Jia Yongtang, in costume as Kim Jong Un, helps judge a talent show at a dance school in Taiyuan, China, last month. (Anna Fifield/The Washington Post)

Jia Yongtang doesn’t have much luck with the ladies. He thinks it’s because of all the weight he’s put on. More likely, it’s because his online dating picture shows him as the spitting image of Kim Jong Un.

The North Korean leader might be one of the most reviled people in the world, but Jia has reason to be happy about the notoriety that comes with Pyongyang’s endless missile launches and occasional nuclear tests. For the past four years, Jia has been making a living, of sorts, trading on his uncanny resemblance to the young dictator.

“Some people are excited, some people are scared,” said Jia — wearing sunglasses and a navy-blue Mao suit with a plastic version of the red Kim badge that all North Koreans must wear over their hearts — on the street in Taiyuan, the capital of coal-
producing Shanxi province. “I get a lot of requests for selfies.”

Two young women stopped and gasped when they saw “Kim” getting into a black Mercedes-Benz SUV with a reporter. They stopped and whispered to each other, trying to figure out if it really was Kim. But no requests for selfies.

As the world’s attention turns to Beijing to see if it will punish Kim for his ongoing nuclear defiance, the case of Jia is something of a metaphor for the complicated relations between China and North Korea.

Jia Yongtang, in Kim Jong Un costume — complete with navy-blue Mao suit with a plastic version of the red Kim badge — on the street in Taiyuan, the capital of China’s coal-producing Shanxi province. “I get a lot of requests for selfies,” he said, as a couple of young women did a double-take. (Anna Fifield/The Washington Post)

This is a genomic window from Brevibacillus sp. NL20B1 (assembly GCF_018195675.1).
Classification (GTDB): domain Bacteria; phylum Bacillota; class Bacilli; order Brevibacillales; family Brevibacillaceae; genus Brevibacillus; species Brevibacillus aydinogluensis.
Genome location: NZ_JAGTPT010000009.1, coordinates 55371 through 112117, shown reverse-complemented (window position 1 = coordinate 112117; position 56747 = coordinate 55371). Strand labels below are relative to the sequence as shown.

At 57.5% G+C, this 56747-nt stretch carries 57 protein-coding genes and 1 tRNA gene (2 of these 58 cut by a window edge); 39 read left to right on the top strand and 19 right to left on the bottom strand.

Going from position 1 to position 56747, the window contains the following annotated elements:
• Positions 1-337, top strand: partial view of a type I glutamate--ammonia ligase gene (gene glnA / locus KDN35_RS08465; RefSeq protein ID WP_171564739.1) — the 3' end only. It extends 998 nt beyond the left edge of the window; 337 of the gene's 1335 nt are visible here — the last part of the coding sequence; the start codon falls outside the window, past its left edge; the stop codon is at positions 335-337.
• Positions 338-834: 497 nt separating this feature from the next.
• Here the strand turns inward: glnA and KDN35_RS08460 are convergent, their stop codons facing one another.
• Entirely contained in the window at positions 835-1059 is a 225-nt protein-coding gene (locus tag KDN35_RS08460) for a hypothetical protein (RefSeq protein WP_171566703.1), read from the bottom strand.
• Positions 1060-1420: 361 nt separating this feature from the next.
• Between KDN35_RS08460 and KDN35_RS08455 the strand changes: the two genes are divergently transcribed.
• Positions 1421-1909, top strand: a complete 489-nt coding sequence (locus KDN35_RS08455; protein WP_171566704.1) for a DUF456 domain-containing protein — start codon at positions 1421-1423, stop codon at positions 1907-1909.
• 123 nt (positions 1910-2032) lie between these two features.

China’s view of North Korea is very different from that of the United States. Sure, Beijing doesn’t appreciate Kim’s efforts to develop deliverable nuclear weapons, and there are signs of a slight chill on the border between the two countries, but China is not trying to bring about regime change, or much change at all.

Furthermore, there’s a kind of nostalgia here, among older people in particular, for the simpler communist life — the “good old days” before cutthroat capitalism arrived in China.

Jia, who’s about 5 foot 3, was working as a security guard in 2012 outside the Bird’s Nest, one of the stadiums built for the Beijing Olympics, when someone commented on his resemblance to Kim, who had become the third-generation leader of North Korea a few months before.

He decided to take advantage of the likeness, but becoming a more obvious Kim Jong Un took some work. For starters, Jia weighed only 130 pounds when he decided to morph into the North Korean leader, but with some concerted fried-rice consumption, he’s managed to get to 190 pounds (about 10 pounds lighter than the Internet estimates the real Kim weighs).

He grew out his bangs and now has a Kim coif so perfect that some people think it’s a wig.

He appears in character at random events and even has a brief scene at the end of a new film, called “Drunk Youth,” with the Chinese Barack Obama. Ending a meeting, the pair waves and makes peace signs at the camera.

Yes, Jia has seen “The Interview,” the Sony Pictures film about the assassination of Kim that led to the entertainment company being hacked by North Korea. He was not impressed with Randall Park, the Korean American who played the dictator.